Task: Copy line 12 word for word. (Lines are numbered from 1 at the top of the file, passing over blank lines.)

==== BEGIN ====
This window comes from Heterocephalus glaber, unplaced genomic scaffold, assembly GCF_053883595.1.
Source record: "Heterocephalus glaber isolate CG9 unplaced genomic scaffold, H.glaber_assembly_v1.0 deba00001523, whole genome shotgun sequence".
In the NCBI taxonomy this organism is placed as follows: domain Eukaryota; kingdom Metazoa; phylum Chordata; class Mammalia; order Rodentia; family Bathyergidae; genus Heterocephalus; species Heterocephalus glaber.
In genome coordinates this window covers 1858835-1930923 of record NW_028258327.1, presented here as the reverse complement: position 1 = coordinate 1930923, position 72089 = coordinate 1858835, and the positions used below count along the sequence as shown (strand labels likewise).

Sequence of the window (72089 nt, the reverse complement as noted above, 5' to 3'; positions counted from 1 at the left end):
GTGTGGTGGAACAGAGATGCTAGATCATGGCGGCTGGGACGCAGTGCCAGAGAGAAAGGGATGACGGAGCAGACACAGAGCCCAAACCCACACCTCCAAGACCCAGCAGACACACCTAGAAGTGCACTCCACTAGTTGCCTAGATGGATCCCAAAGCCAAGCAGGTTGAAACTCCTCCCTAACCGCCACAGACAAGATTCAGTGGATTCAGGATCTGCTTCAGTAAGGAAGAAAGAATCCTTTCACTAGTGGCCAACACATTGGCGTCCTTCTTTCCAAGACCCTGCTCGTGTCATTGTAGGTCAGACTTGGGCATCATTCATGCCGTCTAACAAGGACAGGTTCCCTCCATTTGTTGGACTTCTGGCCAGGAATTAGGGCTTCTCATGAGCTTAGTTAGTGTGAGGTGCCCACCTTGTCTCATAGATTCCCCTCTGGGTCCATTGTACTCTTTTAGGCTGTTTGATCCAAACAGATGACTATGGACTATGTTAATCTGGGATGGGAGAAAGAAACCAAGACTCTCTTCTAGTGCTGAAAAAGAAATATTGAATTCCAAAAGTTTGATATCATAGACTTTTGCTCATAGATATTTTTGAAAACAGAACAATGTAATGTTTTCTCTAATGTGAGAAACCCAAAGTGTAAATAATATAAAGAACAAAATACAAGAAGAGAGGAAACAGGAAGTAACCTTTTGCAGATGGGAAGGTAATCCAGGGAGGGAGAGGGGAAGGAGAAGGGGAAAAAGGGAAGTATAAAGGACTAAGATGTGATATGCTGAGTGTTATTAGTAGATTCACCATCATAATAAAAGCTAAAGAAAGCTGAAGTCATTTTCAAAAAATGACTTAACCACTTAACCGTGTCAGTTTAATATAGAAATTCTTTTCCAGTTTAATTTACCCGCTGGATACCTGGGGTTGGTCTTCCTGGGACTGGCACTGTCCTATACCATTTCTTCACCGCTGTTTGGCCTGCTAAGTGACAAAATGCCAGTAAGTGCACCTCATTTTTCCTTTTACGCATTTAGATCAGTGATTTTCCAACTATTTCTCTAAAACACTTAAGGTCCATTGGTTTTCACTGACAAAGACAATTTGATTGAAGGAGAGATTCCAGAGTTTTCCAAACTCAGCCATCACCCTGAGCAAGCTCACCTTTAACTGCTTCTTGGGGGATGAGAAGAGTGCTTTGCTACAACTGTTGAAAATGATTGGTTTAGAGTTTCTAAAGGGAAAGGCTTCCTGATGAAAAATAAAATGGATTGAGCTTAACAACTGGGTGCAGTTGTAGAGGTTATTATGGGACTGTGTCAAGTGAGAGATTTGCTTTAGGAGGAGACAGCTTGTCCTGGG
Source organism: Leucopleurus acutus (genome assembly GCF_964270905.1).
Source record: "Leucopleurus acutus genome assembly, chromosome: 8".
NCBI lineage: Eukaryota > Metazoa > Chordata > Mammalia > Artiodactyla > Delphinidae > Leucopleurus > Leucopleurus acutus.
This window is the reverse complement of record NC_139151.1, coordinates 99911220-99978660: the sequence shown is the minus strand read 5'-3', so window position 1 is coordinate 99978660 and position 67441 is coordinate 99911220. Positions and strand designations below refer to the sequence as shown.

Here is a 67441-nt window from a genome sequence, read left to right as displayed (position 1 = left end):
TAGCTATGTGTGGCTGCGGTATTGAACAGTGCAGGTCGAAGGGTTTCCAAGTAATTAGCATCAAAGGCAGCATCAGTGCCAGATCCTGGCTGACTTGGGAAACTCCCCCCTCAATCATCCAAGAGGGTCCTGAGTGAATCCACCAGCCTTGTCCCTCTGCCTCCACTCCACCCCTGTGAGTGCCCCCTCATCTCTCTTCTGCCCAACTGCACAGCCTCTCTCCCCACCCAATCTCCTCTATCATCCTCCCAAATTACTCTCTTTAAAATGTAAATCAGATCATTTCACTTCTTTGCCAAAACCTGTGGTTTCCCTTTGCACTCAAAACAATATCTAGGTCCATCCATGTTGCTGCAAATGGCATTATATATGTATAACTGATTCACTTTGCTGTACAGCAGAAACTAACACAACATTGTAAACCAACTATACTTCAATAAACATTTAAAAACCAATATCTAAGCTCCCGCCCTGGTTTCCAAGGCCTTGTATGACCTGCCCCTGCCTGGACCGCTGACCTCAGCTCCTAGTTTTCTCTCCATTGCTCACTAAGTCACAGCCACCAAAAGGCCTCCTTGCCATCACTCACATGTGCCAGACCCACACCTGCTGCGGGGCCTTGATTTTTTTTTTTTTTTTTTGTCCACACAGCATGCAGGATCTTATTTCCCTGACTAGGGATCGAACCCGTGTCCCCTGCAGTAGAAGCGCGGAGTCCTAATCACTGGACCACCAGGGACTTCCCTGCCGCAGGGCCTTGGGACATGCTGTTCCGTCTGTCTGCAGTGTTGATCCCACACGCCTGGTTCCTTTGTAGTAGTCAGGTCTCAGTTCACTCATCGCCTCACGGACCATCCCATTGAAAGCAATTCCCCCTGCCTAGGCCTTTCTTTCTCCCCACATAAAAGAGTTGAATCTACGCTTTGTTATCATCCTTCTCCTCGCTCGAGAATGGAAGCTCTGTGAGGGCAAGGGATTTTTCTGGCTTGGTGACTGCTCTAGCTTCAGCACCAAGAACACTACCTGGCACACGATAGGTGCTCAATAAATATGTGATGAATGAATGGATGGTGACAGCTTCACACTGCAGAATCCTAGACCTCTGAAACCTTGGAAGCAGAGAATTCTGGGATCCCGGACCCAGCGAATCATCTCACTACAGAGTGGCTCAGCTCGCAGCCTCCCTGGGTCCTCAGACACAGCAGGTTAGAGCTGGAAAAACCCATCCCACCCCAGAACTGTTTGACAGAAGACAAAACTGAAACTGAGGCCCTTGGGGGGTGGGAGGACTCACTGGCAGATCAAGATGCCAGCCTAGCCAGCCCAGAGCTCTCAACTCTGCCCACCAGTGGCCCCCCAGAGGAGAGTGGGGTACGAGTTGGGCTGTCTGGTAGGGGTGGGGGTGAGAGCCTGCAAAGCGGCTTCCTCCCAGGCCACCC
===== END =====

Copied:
TAGCTATGTGTGGCTGCGGTATTGAACAGTGCAGGTCGAAGGGTTTCCAAGTAATTAGCATCAAAGGCAGCATCAGTGCCAGATCCTGGCTGACTTGGGAAACTCCCCCCTCAATCATCCAAGAGGGTCCTGAGTGAATCCACCAGCCTTGTCCCTCTGCCTCCACTCCACCCCTGTGAGTGCCCCCTCATCTCTCTTCTGCCCAACTGCACAGCCTCTCTCCCCACCCAATCTCCTCTATCATCCTCCCAAATTACTCTCTTTAAAATGTAAATCAGATCATTTCACTTCTTTGCCAAAACCTGTGGTTTCCCTTTGCACTCAAAACAATATCTAGGTCCATCCATGTTGCTGCAAATGGCATTATATATGTATAACTGATTCACTTTGCTGTACAGCAGAAACTAACACAACATTGTAAACCAACTATACTTCAATAAACATTTAAAAACCAATATCTAAGCTCCCGCCCTGGTTTCCAAGGCCTTGTATGACCTGCCCCTGCCTGGACCGCTGACCTCAGCTCCTAGTTTTCTCTCCATTGCTCACTAAGTCACAGCCACCAAAAGGCCTCCTTGCCATCACTCACATGTGCCAGACCCACACCTGCTGCGGGGCCTTGATTTTTTTTTTTTTTTTTTGTCCACACAGCATGCAGGATCTTATTTCCCTGACTAGGGATCGAACCCGTGTCCCCTGCAGTAGAAGCGCGGAGTCCTAATCACTGGACCACCAGGGACTTCCCTGCCGCAGGGCCTTGGGACATGCTGTTCCGTCTGTCTGCAGTGTTGATCCCACACGCCTGGTTCCTTTGTAGTAGTCAGGTCTCAGTTCACTCATCGCCTCACGGACCATCCCATTGAAAGCAATTCCCCCTGCCTAGGCCTTTCTTTCTCCCCACATAAAAGAGTTGAATCTACGCTTTGTTATCATCCTTCTCCTCGCTCGAGAATGGAAGCTCTGTGAGGGCAAGGGATTTTTCTGGCTTGGTGACTGCTCTAGCTTCAGCACCAAGAACACTACCTGGCACACGATAGGTGCTCAATAAATATGTGATGAATGAATGGATGGTGACAGCTTCACACTGCAGAATCCTAGACCTCTGAAACCTTGGAAGCAGAGAATTCTGGGATCCCGGACCCAGCGAATCATCTCACTACAGAGTGGCTCAGCTCGCAGCCTCCCTGGGTCCTCAGACACAGCAGGTTAGAGCTGGAAAAACCCATCCCACCCCAGAACTGTTTGACAGAAGACAAAACTGAAACTGAGGCCCTTGGGGGGTGGGAGGACTCACTGGCAGATCAAGATGCCAGCCTAGCCAGCCCAGAGCTCTCAACTCTGCCCACCAGTGGCCCCCCAGAGGAGAGTGGGGTACGAGTTGGGCTGTCTGGTAGGGGTGGGGGTGAGAGCCTGCAAAGCGGCTTCCTCCCAGGCCACCC